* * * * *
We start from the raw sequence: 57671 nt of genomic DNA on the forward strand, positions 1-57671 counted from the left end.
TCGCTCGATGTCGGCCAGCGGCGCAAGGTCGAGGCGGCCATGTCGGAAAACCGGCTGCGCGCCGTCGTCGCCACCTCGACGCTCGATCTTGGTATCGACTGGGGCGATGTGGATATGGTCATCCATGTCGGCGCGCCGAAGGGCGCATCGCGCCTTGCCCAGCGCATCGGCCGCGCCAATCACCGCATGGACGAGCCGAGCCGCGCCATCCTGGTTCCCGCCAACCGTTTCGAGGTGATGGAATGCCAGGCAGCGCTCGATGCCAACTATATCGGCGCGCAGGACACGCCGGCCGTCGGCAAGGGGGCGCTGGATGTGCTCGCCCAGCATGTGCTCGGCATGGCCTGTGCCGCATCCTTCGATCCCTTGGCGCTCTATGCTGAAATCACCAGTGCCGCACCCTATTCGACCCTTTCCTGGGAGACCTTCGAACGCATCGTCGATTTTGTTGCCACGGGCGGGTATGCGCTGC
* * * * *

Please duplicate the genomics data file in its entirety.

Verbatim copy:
We start from the raw sequence: 57671 nt of genomic DNA on the forward strand, positions 1-57671 counted from the left end.
TCGCTCGATGTCGGCCAGCGGCGCAAGGTCGAGGCGGCCATGTCGGAAAACCGGCTGCGCGCCGTCGTCGCCACCTCGACGCTCGATCTTGGTATCGACTGGGGCGATGTGGATATGGTCATCCATGTCGGCGCGCCGAAGGGCGCATCGCGCCTTGCCCAGCGCATCGGCCGCGCCAATCACCGCATGGACGAGCCGAGCCGCGCCATCCTGGTTCCCGCCAACCGTTTCGAGGTGATGGAATGCCAGGCAGCGCTCGATGCCAACTATATCGGCGCGCAGGACACGCCGGCCGTCGGCAAGGGGGCGCTGGATGTGCTCGCCCAGCATGTGCTCGGCATGGCCTGTGCCGCATCCTTCGATCCCTTGGCGCTCTATGCTGAAATCACCAGTGCCGCACCCTATTCGACCCTTTCCTGGGAGACCTTCGAACGCATCGTCGATTTTGTTGCCACGGGCGGGTATGCGCTGC